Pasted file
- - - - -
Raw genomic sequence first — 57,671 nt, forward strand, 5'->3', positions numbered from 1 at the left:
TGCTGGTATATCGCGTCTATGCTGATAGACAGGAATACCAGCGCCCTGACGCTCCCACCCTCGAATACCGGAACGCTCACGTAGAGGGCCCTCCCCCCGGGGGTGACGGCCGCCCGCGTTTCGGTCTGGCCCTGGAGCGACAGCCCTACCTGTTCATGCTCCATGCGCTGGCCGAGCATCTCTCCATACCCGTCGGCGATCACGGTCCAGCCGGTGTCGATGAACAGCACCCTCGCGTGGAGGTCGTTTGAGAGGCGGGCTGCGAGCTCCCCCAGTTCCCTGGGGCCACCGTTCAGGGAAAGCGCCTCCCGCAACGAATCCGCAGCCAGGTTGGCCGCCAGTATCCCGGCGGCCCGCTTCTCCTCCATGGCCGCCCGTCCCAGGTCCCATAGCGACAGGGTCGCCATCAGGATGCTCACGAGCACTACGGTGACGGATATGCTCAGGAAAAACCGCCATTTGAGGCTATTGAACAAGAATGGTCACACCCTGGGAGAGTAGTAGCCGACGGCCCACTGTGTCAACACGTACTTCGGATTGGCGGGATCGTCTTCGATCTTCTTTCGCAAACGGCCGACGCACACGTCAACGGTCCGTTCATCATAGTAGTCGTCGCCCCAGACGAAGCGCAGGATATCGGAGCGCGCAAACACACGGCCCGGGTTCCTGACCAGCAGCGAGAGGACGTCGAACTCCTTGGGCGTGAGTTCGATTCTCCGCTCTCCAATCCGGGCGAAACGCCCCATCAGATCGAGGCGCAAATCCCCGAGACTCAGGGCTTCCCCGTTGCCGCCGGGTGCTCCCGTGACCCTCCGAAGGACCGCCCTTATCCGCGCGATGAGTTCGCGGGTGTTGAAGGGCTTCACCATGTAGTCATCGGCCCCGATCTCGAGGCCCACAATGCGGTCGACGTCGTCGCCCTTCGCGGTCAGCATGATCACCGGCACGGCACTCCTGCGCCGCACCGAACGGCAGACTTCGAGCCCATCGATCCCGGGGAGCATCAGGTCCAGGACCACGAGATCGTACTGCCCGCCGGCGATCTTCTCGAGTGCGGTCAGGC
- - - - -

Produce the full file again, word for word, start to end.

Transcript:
Raw genomic sequence first — 57,671 nt, forward strand, 5'->3', positions numbered from 1 at the left:
TGCTGGTATATCGCGTCTATGCTGATAGACAGGAATACCAGCGCCCTGACGCTCCCACCCTCGAATACCGGAACGCTCACGTAGAGGGCCCTCCCCCCGGGGGTGACGGCCGCCCGCGTTTCGGTCTGGCCCTGGAGCGACAGCCCTACCTGTTCATGCTCCATGCGCTGGCCGAGCATCTCTCCATACCCGTCGGCGATCACGGTCCAGCCGGTGTCGATGAACAGCACCCTCGCGTGGAGGTCGTTTGAGAGGCGGGCTGCGAGCTCCCCCAGTTCCCTGGGGCCACCGTTCAGGGAAAGCGCCTCCCGCAACGAATCCGCAGCCAGGTTGGCCGCCAGTATCCCGGCGGCCCGCTTCTCCTCCATGGCCGCCCGTCCCAGGTCCCATAGCGACAGGGTCGCCATCAGGATGCTCACGAGCACTACGGTGACGGATATGCTCAGGAAAAACCGCCATTTGAGGCTATTGAACAAGAATGGTCACACCCTGGGAGAGTAGTAGCCGACGGCCCACTGTGTCAACACGTACTTCGGATTGGCGGGATCGTCTTCGATCTTCTTTCGCAAACGGCCGACGCACACGTCAACGGTCCGTTCATCATAGTAGTCGTCGCCCCAGACGAAGCGCAGGATATCGGAGCGCGCAAACACACGGCCCGGGTTCCTGACCAGCAGCGAGAGGACGTCGAACTCCTTGGGCGTGAGTTCGATTCTCCGCTCTCCAATCCGGGCGAAACGCCCCATCAGATCGAGGCGCAAATCCCCGAGACTCAGGGCTTCCCCGTTGCCGCCGGGTGCTCCCGTGACCCTCCGAAGGACCGCCCTTATCCGCGCGATGAGTTCGCGGGTGTTGAAGGGCTTCACCATGTAGTCATCGGCCCCGATCTCGAGGCCCACAATGCGGTCGACGTCGTCGCCCTTCGCGGTCAGCATGATCACCGGCACGGCACTCCTGCGCCGCACCGAACGGCAGACTTCGAGCCCATCGATCCCGGGGAGCATCAGGTCCAGGACCACGAGATCGTACTGCCCGCCGGCGATCTTCTCGAGTGCGGTCAGGC